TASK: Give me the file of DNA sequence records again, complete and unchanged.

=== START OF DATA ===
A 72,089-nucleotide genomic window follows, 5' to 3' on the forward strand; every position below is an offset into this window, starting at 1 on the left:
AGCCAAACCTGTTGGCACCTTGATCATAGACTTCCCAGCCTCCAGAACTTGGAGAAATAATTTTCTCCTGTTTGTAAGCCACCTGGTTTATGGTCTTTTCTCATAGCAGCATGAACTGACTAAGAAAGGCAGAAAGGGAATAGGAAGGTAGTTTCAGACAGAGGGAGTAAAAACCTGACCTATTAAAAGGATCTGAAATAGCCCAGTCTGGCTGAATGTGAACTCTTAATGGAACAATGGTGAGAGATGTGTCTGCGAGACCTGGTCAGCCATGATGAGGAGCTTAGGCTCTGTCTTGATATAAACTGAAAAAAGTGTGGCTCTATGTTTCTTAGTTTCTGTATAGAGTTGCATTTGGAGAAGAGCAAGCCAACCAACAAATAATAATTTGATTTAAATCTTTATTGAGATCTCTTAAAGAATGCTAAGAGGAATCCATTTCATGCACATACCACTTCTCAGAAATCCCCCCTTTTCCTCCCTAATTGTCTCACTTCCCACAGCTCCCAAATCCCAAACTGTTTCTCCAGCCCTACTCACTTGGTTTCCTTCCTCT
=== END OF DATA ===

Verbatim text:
A 72,089-nucleotide genomic window follows, 5' to 3' on the forward strand; every position below is an offset into this window, starting at 1 on the left:
AGCCAAACCTGTTGGCACCTTGATCATAGACTTCCCAGCCTCCAGAACTTGGAGAAATAATTTTCTCCTGTTTGTAAGCCACCTGGTTTATGGTCTTTTCTCATAGCAGCATGAACTGACTAAGAAAGGCAGAAAGGGAATAGGAAGGTAGTTTCAGACAGAGGGAGTAAAAACCTGACCTATTAAAAGGATCTGAAATAGCCCAGTCTGGCTGAATGTGAACTCTTAATGGAACAATGGTGAGAGATGTGTCTGCGAGACCTGGTCAGCCATGATGAGGAGCTTAGGCTCTGTCTTGATATAAACTGAAAAAAGTGTGGCTCTATGTTTCTTAGTTTCTGTATAGAGTTGCATTTGGAGAAGAGCAAGCCAACCAACAAATAATAATTTGATTTAAATCTTTATTGAGATCTCTTAAAGAATGCTAAGAGGAATCCATTTCATGCACATACCACTTCTCAGAAATCCCCCCTTTTCCTCCCTAATTGTCTCACTTCCCACAGCTCCCAAATCCCAAACTGTTTCTCCAGCCCTACTCACTTGGTTTCCTTCCTCT